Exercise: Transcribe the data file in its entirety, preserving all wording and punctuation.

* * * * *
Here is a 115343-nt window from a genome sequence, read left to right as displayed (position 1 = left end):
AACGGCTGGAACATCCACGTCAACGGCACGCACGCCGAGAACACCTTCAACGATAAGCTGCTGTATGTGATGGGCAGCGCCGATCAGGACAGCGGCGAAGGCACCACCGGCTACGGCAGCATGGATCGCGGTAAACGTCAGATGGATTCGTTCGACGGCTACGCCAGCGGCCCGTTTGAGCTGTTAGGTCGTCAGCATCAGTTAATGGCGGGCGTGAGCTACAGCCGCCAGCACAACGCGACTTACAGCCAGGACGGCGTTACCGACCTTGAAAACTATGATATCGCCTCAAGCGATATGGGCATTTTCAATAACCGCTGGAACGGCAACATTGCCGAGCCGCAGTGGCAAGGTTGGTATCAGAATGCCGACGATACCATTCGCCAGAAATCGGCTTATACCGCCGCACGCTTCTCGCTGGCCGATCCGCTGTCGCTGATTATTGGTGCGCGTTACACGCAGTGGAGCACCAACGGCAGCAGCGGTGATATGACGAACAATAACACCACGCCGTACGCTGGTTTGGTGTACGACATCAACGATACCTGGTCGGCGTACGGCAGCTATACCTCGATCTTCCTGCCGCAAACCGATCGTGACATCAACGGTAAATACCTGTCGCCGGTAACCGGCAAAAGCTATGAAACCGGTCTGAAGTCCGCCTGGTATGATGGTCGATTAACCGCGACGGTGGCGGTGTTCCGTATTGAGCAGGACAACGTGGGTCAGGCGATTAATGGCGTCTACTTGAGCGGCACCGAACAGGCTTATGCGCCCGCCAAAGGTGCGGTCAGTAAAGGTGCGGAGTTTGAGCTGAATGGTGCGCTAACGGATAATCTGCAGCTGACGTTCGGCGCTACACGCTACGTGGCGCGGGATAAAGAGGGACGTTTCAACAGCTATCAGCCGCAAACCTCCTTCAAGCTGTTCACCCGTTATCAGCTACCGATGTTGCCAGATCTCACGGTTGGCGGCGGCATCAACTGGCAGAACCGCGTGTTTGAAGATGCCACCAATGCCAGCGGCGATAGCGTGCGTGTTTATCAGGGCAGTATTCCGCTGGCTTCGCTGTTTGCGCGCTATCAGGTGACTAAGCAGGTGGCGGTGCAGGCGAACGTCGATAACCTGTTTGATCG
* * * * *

Here is a 115343-nt window from a genome sequence, read left to right as displayed (position 1 = left end):
AACGGCTGGAACATCCACGTCAACGGCACGCACGCCGAGAACACCTTCAACGATAAGCTGCTGTATGTGATGGGCAGCGCCGATCAGGACAGCGGCGAAGGCACCACCGGCTACGGCAGCATGGATCGCGGTAAACGTCAGATGGATTCGTTCGACGGCTACGCCAGCGGCCCGTTTGAGCTGTTAGGTCGTCAGCATCAGTTAATGGCGGGCGTGAGCTACAGCCGCCAGCACAACGCGACTTACAGCCAGGACGGCGTTACCGACCTTGAAAACTATGATATCGCCTCAAGCGATATGGGCATTTTCAATAACCGCTGGAACGGCAACATTGCCGAGCCGCAGTGGCAAGGTTGGTATCAGAATGCCGACGATACCATTCGCCAGAAATCGGCTTATACCGCCGCACGCTTCTCGCTGGCCGATCCGCTGTCGCTGATTATTGGTGCGCGTTACACGCAGTGGAGCACCAACGGCAGCAGCGGTGATATGACGAACAATAACACCACGCCGTACGCTGGTTTGGTGTACGACATCAACGATACCTGGTCGGCGTACGGCAGCTATACCTCGATCTTCCTGCCGCAAACCGATCGTGACATCAACGGTAAATACCTGTCGCCGGTAACCGGCAAAAGCTATGAAACCGGTCTGAAGTCCGCCTGGTATGATGGTCGATTAACCGCGACGGTGGCGGTGTTCCGTATTGAGCAGGACAACGTGGGTCAGGCGATTAATGGCGTCTACTTGAGCGGCACCGAACAGGCTTATGCGCCCGCCAAAGGTGCGGTCAGTAAAGGTGCGGAGTTTGAGCTGAATGGTGCGCTAACGGATAATCTGCAGCTGACGTTCGGCGCTACACGCTACGTGGCGCGGGATAAAGAGGGACGTTTCAACAGCTATCAGCCGCAAACCTCCTTCAAGCTGTTCACCCGTTATCAGCTACCGATGTTGCCAGATCTCACGGTTGGCGGCGGCATCAACTGGCAGAACCGCGTGTTTGAAGATGCCACCAATGCCAGCGGCGATAGCGTGCGTGTTTATCAGGGCAGTATTCCGCTGGCTTCGCTGTTTGCGCGCTATCAGGTGACTAAGCAGGTGGCGGTGCAGGCGAACGTCGATAACCTGTTTGATCG